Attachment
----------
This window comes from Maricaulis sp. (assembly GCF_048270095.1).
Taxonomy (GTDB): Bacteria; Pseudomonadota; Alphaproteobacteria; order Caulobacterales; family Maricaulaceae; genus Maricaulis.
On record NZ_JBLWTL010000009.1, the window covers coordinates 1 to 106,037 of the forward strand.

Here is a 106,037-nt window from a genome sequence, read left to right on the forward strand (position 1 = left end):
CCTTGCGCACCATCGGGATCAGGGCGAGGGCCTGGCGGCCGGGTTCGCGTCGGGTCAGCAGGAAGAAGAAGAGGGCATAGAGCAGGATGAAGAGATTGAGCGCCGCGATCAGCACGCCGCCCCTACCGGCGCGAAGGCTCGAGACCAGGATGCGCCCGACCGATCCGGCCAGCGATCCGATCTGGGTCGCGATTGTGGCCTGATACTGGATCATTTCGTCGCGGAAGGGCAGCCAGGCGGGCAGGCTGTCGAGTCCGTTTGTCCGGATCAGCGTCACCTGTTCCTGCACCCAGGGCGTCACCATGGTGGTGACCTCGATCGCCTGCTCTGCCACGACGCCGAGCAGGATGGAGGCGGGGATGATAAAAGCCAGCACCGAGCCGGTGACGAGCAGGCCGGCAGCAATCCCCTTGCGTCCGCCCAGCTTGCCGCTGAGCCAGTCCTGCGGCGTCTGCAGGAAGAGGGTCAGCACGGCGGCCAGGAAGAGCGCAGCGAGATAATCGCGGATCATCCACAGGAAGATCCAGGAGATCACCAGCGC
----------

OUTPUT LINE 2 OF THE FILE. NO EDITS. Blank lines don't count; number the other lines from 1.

Taxonomy (GTDB): Bacteria; Pseudomonadota; Alphaproteobacteria; order Caulobacterales; family Maricaulaceae; genus Maricaulis.